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Compact Fluorescent “Bulbs” February 9, 2006

Posted by techandother in Free Money, Home Tech, My Projects.
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When I first moved into my townhouse, I couldn’ figure out why my electric bill was so bad. I had attributed to summertime and the air conditioning, but soon noticed something else…

The fire hazard

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7-Day Thermostat February 8, 2006

Posted by techandother in Free Money, Home Tech, My Projects.
2 comments

I don’t like bills. I’d rather have less bills, or at least, smaller bills. The nice thing is that there are ways to use technology to lower your bills. The really nice part is that you don’t have to spend a lot to save a lot. I’m going to start posting about how to save some money with minimal or no investment by using technology. This is the first of these postings. (more…)

The knowledge of the blogosphere February 7, 2006

Posted by techandother in Automotive, Free Money, My Projects.
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I’m impressed with bloggers, for the most part. I think we all can do without the detailed accounts of exactly how boring someone’s life is, though.

The best part about blogging is the research aspect. In fact, that’s what I try to do here, mostly. Why not use this as a forum for the advancement of others? In return, I hope to get feedback on my ideas and we can share in the advancements.

Take this posting I did a while ago. I wanted to find a way to trade in an assrt (my car) and lose the same amount of debt (credit cards). In the process, I wanted to gain something else (in this case, a higher credit rating and lower mortgage payments), otherwse there was no sense in moving assets around. I worked out a specific order to do things in, and I am happy to say the following:

This blogger is putting his money where his mouth is. (more…)

How to pay off your credit cards and get paid to do it January 4, 2006

Posted by techandother in Free Money, HowTo, My Projects.
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If you’re sick of high interest rates, or fearful of how the new laws designed to protect you from yourself will most likely bankrupt you, you’re probably feeling pretty stressed, like I am.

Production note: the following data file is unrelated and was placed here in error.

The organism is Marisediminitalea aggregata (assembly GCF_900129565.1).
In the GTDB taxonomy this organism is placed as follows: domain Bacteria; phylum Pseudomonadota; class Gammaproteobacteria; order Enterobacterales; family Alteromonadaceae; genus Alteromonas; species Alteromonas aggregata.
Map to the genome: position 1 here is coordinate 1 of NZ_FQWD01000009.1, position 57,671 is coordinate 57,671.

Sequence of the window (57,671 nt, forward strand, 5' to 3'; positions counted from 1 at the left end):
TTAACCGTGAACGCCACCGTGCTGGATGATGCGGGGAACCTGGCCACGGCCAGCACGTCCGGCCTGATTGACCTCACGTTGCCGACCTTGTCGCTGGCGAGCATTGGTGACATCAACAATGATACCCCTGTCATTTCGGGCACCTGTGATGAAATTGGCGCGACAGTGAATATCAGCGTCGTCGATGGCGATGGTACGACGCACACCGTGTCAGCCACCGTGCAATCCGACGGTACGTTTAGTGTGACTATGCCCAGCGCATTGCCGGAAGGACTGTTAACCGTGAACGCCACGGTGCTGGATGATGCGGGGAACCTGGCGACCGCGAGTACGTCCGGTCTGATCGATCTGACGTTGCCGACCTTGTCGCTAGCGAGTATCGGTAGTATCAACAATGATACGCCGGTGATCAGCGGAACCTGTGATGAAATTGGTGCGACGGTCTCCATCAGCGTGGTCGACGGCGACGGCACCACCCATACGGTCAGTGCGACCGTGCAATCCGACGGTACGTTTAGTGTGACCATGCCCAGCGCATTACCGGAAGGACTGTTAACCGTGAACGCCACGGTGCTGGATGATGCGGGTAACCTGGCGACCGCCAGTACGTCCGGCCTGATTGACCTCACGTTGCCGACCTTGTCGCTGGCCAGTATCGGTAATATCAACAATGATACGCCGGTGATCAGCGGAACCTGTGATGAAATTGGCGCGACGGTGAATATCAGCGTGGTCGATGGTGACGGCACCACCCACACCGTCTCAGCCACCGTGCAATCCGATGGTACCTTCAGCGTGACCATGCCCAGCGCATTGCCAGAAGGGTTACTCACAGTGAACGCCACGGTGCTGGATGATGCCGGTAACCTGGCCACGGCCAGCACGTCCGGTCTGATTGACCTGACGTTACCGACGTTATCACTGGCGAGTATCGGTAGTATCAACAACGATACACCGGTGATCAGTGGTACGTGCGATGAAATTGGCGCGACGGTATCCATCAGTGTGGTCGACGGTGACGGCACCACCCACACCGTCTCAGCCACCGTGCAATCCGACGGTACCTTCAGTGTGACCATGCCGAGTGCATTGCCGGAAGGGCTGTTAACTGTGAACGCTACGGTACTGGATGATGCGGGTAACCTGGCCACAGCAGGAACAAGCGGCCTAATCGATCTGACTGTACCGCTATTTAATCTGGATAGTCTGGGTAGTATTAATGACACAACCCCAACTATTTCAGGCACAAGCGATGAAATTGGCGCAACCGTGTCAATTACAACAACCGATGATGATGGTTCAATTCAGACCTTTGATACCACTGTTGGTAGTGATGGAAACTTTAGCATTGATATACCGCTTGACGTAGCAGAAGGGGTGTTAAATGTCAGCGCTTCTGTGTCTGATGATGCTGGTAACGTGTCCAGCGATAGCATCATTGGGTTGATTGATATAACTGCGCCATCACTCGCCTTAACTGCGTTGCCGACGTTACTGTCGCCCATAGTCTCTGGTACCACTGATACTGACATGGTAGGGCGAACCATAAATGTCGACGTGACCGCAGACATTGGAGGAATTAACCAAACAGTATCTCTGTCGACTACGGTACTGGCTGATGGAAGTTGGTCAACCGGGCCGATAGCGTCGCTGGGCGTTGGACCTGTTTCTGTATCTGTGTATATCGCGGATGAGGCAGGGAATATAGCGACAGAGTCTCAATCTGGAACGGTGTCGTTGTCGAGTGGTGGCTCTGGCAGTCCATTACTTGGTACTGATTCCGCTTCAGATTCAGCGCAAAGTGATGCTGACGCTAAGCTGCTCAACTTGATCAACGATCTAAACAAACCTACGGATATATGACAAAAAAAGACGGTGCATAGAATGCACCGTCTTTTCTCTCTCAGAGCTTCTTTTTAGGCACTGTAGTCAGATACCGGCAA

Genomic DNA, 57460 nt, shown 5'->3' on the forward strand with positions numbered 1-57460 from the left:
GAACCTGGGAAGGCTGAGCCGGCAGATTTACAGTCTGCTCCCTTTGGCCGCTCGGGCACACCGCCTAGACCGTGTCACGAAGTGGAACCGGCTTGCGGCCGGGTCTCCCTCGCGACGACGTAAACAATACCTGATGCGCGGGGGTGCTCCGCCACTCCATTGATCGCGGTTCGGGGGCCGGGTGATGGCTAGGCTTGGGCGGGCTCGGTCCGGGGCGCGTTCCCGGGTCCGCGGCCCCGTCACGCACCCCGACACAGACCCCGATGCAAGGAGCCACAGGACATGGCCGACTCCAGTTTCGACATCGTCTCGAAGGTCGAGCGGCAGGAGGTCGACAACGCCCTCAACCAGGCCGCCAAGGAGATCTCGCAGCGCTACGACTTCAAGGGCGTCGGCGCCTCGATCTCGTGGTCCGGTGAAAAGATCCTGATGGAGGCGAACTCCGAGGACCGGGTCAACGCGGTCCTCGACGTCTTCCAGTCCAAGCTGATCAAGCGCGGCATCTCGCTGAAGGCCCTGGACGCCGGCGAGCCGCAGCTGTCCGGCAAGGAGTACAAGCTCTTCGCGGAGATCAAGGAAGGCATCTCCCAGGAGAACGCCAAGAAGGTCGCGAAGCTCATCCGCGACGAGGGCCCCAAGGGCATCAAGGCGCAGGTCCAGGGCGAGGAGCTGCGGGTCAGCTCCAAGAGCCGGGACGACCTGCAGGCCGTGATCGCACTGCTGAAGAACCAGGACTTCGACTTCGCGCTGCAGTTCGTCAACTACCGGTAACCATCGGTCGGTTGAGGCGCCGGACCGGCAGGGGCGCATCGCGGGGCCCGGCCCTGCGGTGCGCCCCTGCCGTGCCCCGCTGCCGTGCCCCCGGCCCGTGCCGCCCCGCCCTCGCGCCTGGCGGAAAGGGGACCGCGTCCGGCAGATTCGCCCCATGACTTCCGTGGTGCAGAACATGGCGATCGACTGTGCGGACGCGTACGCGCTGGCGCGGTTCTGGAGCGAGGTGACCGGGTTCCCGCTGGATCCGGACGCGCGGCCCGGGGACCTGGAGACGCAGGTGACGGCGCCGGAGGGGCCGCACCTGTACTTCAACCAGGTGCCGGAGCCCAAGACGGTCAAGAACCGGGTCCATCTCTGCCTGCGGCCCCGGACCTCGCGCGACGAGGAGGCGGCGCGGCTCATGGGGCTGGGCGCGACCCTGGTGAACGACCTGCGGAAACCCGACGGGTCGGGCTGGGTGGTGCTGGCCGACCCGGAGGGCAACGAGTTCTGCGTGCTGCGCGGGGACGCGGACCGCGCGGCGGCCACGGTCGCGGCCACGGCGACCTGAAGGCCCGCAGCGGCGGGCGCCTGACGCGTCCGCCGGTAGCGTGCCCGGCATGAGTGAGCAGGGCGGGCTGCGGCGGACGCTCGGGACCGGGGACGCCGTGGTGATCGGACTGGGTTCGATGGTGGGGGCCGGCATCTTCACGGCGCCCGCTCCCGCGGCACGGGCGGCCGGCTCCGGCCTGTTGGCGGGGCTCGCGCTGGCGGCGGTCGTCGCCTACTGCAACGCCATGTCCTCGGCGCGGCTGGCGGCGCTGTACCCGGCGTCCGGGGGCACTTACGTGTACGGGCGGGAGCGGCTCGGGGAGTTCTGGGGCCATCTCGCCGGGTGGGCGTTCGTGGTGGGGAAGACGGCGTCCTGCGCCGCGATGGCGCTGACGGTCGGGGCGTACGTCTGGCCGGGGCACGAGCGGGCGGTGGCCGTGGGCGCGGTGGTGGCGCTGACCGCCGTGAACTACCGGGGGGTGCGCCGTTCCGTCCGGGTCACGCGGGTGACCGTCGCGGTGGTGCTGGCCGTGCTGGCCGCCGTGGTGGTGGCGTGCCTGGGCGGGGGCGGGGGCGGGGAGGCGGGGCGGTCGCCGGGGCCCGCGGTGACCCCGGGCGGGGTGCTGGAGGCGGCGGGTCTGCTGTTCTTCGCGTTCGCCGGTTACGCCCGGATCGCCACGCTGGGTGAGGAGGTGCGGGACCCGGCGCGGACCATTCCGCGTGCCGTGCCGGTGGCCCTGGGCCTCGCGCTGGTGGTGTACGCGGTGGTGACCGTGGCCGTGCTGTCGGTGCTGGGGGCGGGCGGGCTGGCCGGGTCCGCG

I don’t like having credit card debt, but giving a good vacation to the wife/girlfriend, trying to not have a disappointing Christmas, or buying furniture for that new house usually forces most people to put some amount on the credit cards. Since the credit card companys want you to stay in debt, and have made an entire industry out of doing just that, it’s difficult to get out from under that stress.

I have an idea. Haven’t tried it yet myself, but I wanted to open it to the blogosphere and get some feedback, because technically it makes sense… (I think) (more…)

How to lower your credit card interest rate January 2, 2006

Posted by techandother in Free Money, HowTo.
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If you’re like me, you’ve probably noticed that your credit cards charge you between 20-30% interest. This is crazy. What this means is that for a 30% interest rate (Capital One), for every $100 I have on the card, they charge me an annual $30, billed monthly. Over the course of a year, I could be paying $2.50 per month for every $100, just to pay the interest. That’s $25/month per $1000!

Since the average American has about $8500 in credit card debt, that means they will pay about $212.50/month just to stay even. That’s $2550 per year!

That’s ridiculous, and as with all things ridiculous, it set me out on a quest.

The first thing I did is call up the credit card company and say that I just got a great deal in the mail for another company’s credit card (I didn’t), and although I really liked being with them (I don’t), I can’t afford not to go with the new company’s rate of 13%. A short conference call with a supervisor (probably just filing their nails), and they ‘offered to match the other company’s offer’.

Deal. The average American’s payments (just to stay even) just went to $92.08/month and $1105/year. 2 minutes on the phone and a little bluffing just bought $120.42/month, or $1445.04.

The key here was picking a rate that didn’t sound too ridiculous. I did some research online and found out that Capitol One operators are allowed to authorize rate reductions down to 13%, but any more than that takes special oversight. Since a manager would try to keep me at the same rate (read: “would know I’m bluffing”), I wanted to rely on the minimum-wage operator who is more likely to give me a break.

It worked.

‘Free Money’ Overview November 17, 2005

Posted by techandother in Free Money.
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The objective of the ‘free money’ articles will be to explore how technology can enable anyone to make or ave money. Most often, thjis is done by a small investment in time and/or money. I will post on the most substantial of these.